CIGA’s claims that the Connecticut Insurance Guaranty Association Act insulates it from liability or otherwise limits its liability with respect to an order of interest pursuant to Sec. 31-300 is, therefore, without merit.

B

CHALLENGES TO THE AWARD OF INTEREST RETROACTIVE TO THE DATE OF MAXIMUM MEDICAL IMPROVEMENT.

On June 19, 1990, the claimant’s treating physician, Dr. Harry P. Engel, made a determination that the claimant had a fifteen percent permanent partial disability of his lumbar spine and that he had reached maximum medical improvement on November 28, 1978, when he was last seen by Dr. Engel. Sometime thereafter, the claimant made a request for permanent partial benefits pursuant to Sec. 31-30811. In his September 26, 1991 Finding and Award, the commissioner awarded interest commencing with the first week after November 28, 1978.

General Statutes Sec. 31-295(c) provides that interest on an award of permanent partial benefits shall run “from the date of maximum improvement” if such award is not paid within thirty days of maximum improvement. The award of interest in this case, however, was made pursuant to Sec. 31-300, not Sec. 31-295(c). Therefore, we have no cause to interpret the requirements of Sec. 31-295(c) as they might apply to the circumstances of this case.

An award of interest pursuant to Sec. 31-300 is committed to the commissioner’s discretion. Balkus v. Terry Steam Turbine Co., 167 Conn. 170, 181 (1974). Where delay in the payment of an award has not been due to the fault or neglect of the employer or insurer, the award of interest is intended to account for “whatever advantage the employer or insurer, as the case may be, may have had from the use of the money.” General Statutes Sec. 31-300. In the case of an award of permanent partial disability pursuant to Sec. 31-308, the claimant is entitled to receive such an award when the claimant reaches maximum medical improvement and when the claimant thereafter makes a request for such an award. McCurdy v. State, 227 Conn. 261, 268-69 (1993). Although the claimant here reached maximum improvement in 1978, the date of maximum improvement was not established until 1990. It was only when his demand for payment of the Sec. 31-308 benefits was made thereafter that the employer and the insurer were obligated to make payment. An award of interest based on the advantage the employer or insurer may have had from the use of the money for that compensation award, therefore, could not logically have predated the determination of maximum medical improvement and the claimant’s demand for Sec. 31-308 benefits. Accordingly, since the delay in the determination of maximum improvement in this case limited the commissioner’s authority to award interest pursuant to Sec. 31-300 to the period following a request for Sec. 31-308 benefits based on that determination, we conclude that the commissioner abused his discretion in ordering the payment of interest commencing with the first week after the date of maximum medical improvement.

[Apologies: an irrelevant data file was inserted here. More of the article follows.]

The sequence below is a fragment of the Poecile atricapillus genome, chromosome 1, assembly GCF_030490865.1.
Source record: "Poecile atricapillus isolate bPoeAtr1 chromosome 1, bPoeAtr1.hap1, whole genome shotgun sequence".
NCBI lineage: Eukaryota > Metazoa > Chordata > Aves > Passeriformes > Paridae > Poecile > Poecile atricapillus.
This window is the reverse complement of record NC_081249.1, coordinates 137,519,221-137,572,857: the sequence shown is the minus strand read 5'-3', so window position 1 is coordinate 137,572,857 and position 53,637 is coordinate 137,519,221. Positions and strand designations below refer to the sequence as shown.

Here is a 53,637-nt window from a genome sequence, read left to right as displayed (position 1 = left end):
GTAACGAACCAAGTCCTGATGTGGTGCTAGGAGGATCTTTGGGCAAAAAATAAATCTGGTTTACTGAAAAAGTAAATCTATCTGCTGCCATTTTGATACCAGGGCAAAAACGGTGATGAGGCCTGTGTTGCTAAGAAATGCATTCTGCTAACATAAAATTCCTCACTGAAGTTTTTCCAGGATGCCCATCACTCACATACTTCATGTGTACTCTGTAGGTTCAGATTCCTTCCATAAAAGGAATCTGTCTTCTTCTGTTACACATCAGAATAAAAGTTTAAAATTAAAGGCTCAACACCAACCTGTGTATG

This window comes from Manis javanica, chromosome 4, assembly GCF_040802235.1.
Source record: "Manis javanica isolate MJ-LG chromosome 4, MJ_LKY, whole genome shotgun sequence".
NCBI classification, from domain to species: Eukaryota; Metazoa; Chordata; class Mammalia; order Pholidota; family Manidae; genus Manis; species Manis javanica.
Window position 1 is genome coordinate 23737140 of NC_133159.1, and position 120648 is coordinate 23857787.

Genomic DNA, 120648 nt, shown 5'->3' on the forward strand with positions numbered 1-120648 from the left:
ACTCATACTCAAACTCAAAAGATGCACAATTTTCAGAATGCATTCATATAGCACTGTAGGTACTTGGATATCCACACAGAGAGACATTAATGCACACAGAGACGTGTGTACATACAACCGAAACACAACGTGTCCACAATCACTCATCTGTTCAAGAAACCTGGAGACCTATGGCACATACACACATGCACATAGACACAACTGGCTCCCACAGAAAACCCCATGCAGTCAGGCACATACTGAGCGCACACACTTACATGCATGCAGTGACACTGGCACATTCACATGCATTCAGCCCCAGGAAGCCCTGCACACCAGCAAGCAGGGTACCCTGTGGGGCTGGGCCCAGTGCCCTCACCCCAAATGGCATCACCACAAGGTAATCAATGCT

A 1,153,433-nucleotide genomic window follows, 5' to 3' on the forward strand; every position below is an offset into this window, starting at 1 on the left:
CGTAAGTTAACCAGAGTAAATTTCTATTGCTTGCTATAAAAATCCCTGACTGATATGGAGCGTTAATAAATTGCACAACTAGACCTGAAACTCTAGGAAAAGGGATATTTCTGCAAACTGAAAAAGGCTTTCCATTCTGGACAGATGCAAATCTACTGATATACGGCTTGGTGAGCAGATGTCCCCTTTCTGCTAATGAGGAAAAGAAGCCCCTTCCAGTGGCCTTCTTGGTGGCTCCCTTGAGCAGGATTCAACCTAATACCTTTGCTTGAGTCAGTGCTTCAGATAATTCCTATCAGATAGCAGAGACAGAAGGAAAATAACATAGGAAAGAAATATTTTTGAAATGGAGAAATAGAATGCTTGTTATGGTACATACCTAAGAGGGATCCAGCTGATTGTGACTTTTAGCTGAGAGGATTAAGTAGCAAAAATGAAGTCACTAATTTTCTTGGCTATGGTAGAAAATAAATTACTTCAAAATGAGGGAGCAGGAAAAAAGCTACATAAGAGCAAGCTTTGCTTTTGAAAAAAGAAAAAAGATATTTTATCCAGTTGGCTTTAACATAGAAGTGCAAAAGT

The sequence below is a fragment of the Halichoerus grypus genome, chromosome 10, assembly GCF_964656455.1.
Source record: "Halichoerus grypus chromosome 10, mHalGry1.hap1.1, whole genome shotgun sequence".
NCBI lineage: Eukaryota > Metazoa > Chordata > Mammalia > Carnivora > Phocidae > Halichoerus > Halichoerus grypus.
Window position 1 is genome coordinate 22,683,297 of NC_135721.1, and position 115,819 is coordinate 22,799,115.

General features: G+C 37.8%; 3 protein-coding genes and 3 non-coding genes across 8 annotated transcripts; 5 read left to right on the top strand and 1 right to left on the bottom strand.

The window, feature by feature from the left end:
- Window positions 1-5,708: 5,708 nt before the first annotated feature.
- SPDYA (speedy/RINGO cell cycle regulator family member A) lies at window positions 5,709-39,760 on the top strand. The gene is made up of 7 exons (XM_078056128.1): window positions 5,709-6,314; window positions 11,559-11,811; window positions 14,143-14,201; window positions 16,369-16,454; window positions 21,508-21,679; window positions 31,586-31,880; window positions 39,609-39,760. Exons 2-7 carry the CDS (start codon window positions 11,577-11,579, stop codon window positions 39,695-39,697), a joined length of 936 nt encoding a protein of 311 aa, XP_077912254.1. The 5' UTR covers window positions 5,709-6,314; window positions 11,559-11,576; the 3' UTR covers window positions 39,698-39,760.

Further, since it is apparent that the commissioner examined the question of delay in payment by looking to the date of maximum medical improvement instead of the date of demand for Sec. 31-308 benefits in making his finding of delay for purposes of Sec. 31-300; see footnote 11, supra; we vacate the commissioner’s order of interest and remand for a new hearing to determine (1) whether an award of interest pursuant to Sec. 31-300 or Sec. 31-295(c) is appropriate and (2) if so, when interest should commence.

The trial commissioner’s award of interest is vacated and the case is remanded for further proceedings with respect to the question of whether interest pursuant to General Statutes Sec. 31-295(c) or Sec. 31-300 should be awarded against either or both of the respondents.

Commissioners Frank J. Verrilli and James J. Metro concur.

1 The Petition for Review was filed by both the respondent-employer and the respondent-insurer. After a Motion to Correct filed by both respondents was denied by the trial commissioner, each respondent obtained separate appellate counsel. Thereafter, only the respondent-insurer filed Reasons of Appeal. The briefs filed by the two respondents further confirm that only the respondent-insurer, Connecticut Insurance Guaranty Association, is an appellant in this matter. BACK TO TEXT